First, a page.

I recently celebrated my third anniversary with foursquare. Since 2009, I have checked in more than 3,700 times on 988 days. I have 64 badges, 21 mayorships, and 48 friends, and follow 54 businesses.
After seeing last week’s Pew Center for Internet and American Life report, Cell Phone Activities 2012, I started to think “Why am I doing this?” Location-based apps/check ins were not among the report’s top 8 cell phone activities. Pew did a study back in May about mobile location-based services, and only 18% of smartphone owners use them. Crazy coincidence? 18 percent of my Facebook friends are on foursquare.
At first, it was about trying a new social media site. I loved the bragging rights for mayorships, and I was one of very few people using it in my area, so I had lots of mayorships. I loved getting the badges too, but I’m not earning too many these days.
So why am I still doing this?
A large part of it is the routine. I check in every – single – day. It starts with the elevator ride to my office – check in to work (I don’t have a foursquare location for my house because my husband would rather keep that private). As soon as I pull up to the parking lot of any of my destinations, I get out of the car, click my remote key thingy to lock it, and open up the foursquare app. When I was in London earlier this year, I bought an international data plan so I could check in (and use the Internet and other apps) – I scored lots of points and got a sweet London Calling badge. My friends who attended Boston’s Social Media Day with me over the summer hovered over a table of social media giveaways – we each walked away with a complete set of foursquare badge buttons.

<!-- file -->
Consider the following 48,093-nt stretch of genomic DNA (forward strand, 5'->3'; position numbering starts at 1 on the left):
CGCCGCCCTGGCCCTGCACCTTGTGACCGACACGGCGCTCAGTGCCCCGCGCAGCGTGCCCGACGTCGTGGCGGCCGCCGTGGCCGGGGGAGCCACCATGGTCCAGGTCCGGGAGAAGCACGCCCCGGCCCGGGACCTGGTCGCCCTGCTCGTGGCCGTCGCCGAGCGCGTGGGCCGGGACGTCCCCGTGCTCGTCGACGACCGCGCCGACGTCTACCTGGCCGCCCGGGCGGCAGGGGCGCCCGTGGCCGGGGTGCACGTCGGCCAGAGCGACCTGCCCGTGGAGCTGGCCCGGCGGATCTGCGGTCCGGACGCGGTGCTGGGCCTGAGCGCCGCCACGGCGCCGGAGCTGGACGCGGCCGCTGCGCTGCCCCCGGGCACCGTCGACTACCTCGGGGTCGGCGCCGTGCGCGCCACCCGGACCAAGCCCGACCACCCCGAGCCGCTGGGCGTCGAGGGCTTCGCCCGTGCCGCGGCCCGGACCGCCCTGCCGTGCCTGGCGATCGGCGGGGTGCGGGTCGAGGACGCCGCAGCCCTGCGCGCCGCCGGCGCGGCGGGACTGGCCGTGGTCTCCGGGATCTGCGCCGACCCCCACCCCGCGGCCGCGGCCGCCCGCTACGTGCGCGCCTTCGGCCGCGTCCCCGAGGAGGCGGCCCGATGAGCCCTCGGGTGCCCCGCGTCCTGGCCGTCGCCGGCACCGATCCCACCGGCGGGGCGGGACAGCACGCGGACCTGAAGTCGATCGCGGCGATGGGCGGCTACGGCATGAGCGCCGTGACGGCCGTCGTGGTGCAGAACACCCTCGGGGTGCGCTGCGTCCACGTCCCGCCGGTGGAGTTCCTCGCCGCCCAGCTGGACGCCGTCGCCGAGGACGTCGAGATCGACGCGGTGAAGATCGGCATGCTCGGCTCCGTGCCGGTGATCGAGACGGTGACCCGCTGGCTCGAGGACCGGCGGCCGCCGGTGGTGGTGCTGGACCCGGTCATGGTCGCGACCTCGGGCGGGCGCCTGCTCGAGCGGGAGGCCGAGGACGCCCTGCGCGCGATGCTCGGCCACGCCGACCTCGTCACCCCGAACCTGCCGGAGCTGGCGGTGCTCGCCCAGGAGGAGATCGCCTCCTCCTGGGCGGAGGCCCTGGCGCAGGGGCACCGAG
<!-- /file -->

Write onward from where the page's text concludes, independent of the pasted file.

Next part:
I think the other part that keeps me going is the possibility of getting a discount. But those are few and far between too. The Gap’s occasionally had some foursquare coupons, and so has Newbury Comics (a funky CD store chain in New England). Lots of places have partnered with American Express to offer coupons or deals, but I don’t have an American Express card. I get more benefits from loyalty cards (especially Panera Bread, Sephora and DSW) than I have in 3 years of foursquare check-ins.
It seems like there hasn’t been enough interest to sustain an app like foursquare. Most businesses aren’t aware of it, and the ones who are haven’t been leveraging it to appeal to loyal customers. They’re relying on those loyalty programs that give them better access to customers, who have to provide the company itself with their valuable personal information in exchange for an account or card. Some of its functions can be completed with other apps that have the advantage of ubiquity and popularity – check ins with Facebook mobile, and reviews/tips with Yelp.
Is checking in worth it? Not for me, not lately. One day, I’m going to get to the office and decide to check my email on that elevator ride to work instead of checking in on foursquare. That day is coming soon.